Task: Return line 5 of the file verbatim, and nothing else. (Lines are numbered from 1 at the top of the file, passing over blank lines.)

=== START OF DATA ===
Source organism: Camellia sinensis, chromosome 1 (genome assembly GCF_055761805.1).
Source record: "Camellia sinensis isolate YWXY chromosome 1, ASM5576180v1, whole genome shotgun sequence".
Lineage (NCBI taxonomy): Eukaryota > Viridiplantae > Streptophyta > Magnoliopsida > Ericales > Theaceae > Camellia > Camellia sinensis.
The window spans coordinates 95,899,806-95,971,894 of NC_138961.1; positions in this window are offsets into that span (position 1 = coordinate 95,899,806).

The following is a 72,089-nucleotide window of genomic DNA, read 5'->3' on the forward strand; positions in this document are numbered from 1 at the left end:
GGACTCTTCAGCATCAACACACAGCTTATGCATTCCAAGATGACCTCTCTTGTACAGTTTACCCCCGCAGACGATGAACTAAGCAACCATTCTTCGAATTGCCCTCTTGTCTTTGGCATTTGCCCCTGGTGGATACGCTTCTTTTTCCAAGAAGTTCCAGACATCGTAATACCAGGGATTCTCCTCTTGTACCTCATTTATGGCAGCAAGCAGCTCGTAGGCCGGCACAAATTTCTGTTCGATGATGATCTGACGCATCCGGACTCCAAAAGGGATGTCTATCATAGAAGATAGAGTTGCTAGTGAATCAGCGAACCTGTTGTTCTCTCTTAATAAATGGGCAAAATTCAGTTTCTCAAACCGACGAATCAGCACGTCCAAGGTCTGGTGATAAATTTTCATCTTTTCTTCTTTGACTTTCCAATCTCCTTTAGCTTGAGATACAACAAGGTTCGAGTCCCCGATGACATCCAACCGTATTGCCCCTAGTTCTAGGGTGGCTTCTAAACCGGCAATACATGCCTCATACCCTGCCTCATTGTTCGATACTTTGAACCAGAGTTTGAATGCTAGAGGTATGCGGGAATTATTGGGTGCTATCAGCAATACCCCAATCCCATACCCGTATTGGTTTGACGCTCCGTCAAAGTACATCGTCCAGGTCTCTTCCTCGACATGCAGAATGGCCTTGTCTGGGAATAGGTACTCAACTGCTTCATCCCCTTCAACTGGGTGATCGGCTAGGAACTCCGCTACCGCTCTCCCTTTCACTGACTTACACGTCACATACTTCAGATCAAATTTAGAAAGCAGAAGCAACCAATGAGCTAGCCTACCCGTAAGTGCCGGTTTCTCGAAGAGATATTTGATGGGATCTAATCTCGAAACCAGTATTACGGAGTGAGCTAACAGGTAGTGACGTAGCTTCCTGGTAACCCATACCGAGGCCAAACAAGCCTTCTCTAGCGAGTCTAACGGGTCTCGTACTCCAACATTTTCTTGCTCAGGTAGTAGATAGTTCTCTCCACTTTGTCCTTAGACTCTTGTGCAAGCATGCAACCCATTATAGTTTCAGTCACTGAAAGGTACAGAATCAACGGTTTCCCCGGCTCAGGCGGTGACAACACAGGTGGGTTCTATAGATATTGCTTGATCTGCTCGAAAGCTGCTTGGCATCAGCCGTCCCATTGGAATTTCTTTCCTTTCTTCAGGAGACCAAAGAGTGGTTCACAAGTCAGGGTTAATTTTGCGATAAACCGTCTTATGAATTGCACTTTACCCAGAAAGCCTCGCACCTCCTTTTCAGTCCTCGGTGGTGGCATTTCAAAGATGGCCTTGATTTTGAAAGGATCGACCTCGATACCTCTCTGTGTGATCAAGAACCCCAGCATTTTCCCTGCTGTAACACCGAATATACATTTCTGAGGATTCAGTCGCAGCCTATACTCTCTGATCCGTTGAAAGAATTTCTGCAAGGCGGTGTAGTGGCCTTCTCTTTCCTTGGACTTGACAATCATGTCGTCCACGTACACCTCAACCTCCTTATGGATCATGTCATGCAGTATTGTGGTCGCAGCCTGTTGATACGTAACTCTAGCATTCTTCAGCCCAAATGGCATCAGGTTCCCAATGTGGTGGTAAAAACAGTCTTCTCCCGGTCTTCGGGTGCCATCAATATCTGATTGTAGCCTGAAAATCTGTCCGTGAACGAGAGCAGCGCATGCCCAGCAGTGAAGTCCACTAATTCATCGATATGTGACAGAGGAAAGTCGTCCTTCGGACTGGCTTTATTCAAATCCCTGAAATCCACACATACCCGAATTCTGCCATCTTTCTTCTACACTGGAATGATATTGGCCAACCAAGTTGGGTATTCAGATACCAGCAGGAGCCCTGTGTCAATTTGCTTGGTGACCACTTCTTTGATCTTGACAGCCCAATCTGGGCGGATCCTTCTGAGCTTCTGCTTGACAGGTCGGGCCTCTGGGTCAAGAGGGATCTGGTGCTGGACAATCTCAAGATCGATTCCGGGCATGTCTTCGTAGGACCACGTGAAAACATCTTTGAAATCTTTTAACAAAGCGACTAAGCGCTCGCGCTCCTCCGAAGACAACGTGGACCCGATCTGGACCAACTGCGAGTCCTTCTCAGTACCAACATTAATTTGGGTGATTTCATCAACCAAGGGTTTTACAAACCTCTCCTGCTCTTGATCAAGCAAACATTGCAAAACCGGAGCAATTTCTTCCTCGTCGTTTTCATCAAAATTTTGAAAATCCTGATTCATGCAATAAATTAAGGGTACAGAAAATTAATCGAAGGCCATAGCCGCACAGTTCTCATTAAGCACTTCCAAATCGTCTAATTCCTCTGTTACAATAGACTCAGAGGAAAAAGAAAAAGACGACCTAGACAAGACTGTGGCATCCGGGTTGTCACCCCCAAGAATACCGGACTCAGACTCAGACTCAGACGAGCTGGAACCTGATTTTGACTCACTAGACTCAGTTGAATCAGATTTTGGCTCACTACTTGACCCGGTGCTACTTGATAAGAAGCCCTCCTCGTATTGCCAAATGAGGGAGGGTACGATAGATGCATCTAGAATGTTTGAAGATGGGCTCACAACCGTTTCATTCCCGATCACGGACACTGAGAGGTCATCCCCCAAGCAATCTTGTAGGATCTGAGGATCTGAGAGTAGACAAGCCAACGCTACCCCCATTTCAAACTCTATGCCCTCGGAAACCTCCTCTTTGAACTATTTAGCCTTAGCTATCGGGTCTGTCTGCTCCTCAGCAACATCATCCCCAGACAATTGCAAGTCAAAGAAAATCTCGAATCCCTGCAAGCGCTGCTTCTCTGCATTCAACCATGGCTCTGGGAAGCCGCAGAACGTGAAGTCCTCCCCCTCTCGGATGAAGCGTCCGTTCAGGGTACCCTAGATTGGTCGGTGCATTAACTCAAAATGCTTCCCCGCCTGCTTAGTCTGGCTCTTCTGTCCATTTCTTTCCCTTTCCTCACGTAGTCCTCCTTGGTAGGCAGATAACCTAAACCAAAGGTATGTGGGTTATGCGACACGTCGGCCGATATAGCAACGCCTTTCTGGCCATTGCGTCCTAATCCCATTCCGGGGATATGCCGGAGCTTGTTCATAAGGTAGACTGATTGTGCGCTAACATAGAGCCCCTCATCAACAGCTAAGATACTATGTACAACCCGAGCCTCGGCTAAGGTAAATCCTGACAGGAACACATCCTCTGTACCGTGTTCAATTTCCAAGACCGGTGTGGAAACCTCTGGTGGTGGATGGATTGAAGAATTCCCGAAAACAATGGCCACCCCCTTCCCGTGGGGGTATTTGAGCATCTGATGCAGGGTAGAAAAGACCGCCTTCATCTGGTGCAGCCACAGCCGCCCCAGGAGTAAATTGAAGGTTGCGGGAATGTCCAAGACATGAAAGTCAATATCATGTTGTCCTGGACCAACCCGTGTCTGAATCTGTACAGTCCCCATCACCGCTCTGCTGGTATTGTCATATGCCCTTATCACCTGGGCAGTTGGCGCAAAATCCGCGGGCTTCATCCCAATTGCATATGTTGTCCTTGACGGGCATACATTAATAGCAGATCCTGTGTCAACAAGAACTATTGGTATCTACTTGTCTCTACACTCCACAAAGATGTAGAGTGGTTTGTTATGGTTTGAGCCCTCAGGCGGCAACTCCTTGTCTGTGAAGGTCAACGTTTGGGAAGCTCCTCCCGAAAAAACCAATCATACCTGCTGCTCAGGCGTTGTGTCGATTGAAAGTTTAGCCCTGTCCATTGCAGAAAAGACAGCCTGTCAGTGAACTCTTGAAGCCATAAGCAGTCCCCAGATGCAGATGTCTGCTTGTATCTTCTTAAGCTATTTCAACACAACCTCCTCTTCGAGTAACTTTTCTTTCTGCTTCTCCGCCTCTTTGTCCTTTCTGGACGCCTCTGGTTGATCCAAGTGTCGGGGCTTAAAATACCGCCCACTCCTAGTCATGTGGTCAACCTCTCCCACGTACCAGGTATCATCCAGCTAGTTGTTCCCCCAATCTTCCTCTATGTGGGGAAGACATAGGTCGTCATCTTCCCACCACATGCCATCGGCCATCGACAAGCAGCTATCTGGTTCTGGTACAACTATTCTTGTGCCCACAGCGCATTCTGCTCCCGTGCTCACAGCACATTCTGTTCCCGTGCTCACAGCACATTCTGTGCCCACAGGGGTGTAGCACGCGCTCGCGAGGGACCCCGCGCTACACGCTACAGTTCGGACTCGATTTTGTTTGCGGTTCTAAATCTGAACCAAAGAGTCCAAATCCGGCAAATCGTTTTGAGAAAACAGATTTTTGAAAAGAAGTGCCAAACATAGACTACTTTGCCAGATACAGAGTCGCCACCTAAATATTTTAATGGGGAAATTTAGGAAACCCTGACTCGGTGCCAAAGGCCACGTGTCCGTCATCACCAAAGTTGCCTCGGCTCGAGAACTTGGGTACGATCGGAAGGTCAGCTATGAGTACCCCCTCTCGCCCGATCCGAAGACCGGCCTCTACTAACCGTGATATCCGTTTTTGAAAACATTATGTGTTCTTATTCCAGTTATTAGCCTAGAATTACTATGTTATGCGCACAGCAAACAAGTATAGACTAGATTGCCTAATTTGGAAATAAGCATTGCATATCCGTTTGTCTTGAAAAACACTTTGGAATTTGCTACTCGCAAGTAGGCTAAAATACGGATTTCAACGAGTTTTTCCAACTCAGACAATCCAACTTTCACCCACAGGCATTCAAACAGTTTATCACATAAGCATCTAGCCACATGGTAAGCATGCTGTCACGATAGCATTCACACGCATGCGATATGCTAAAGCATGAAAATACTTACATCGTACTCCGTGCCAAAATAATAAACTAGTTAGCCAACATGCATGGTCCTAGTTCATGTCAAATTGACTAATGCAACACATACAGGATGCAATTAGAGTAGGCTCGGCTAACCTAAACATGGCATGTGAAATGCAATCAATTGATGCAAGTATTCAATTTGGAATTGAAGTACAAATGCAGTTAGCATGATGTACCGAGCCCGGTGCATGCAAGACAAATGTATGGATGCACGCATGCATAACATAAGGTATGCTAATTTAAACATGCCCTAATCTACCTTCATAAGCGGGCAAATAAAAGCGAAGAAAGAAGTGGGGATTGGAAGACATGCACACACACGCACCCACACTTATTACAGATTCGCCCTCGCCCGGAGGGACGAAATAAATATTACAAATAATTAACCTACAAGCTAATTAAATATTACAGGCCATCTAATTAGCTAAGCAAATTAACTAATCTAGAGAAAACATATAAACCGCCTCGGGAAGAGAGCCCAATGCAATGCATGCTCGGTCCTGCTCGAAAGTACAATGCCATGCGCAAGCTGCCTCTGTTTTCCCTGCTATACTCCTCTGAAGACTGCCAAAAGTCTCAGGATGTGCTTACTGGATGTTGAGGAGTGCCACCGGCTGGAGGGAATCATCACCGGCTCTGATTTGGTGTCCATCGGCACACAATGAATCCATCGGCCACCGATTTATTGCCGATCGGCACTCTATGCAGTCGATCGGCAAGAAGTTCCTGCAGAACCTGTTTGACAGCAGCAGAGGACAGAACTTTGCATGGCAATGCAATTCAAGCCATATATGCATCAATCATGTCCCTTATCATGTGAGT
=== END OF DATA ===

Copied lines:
The following is a 72,089-nucleotide window of genomic DNA, read 5'->3' on the forward strand; positions in this document are numbered from 1 at the left end: